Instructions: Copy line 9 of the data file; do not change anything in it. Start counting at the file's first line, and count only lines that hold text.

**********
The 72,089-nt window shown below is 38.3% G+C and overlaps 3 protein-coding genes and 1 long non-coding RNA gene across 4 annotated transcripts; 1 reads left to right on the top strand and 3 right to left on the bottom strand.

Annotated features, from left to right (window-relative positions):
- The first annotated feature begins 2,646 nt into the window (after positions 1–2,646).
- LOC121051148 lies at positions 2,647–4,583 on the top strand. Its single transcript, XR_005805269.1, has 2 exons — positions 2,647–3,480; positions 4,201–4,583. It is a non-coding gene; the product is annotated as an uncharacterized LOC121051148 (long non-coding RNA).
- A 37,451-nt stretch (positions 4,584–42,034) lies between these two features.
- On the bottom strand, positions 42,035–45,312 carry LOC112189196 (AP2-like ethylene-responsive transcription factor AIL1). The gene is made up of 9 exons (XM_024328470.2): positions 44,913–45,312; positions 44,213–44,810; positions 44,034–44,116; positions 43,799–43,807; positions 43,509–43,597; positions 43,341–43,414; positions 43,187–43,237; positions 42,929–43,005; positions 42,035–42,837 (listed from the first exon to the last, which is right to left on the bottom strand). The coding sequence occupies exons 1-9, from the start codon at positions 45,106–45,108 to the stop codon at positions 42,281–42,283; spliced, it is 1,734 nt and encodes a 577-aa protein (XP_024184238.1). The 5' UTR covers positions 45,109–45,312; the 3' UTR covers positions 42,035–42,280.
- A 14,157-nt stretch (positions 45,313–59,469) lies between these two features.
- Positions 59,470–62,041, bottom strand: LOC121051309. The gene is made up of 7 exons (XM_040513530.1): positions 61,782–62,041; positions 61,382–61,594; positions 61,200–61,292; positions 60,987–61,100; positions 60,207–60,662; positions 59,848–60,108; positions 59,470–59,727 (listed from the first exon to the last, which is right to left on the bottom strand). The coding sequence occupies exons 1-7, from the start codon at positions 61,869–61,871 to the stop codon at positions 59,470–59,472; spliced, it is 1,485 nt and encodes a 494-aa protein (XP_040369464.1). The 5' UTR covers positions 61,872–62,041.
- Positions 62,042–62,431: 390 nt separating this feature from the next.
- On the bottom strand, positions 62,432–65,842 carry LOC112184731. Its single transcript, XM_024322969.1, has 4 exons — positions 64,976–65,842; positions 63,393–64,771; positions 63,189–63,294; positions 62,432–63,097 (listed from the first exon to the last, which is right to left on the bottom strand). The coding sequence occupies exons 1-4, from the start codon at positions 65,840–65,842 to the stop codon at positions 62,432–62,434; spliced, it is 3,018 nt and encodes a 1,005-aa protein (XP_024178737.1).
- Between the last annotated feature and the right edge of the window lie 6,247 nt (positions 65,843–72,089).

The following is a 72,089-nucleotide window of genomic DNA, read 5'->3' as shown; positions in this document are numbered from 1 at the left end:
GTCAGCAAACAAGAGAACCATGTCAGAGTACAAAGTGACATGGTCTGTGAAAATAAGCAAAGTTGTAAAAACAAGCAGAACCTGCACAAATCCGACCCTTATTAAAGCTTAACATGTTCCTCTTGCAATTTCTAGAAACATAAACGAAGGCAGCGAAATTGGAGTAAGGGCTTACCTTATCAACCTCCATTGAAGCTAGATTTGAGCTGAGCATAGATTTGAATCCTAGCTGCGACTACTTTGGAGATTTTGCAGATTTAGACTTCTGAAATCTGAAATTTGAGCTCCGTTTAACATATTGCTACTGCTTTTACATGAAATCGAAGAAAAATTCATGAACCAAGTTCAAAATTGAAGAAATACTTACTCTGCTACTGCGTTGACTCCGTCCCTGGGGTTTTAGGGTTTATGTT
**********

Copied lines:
- Positions 62,042–62,431: 390 nt separating this feature from the next.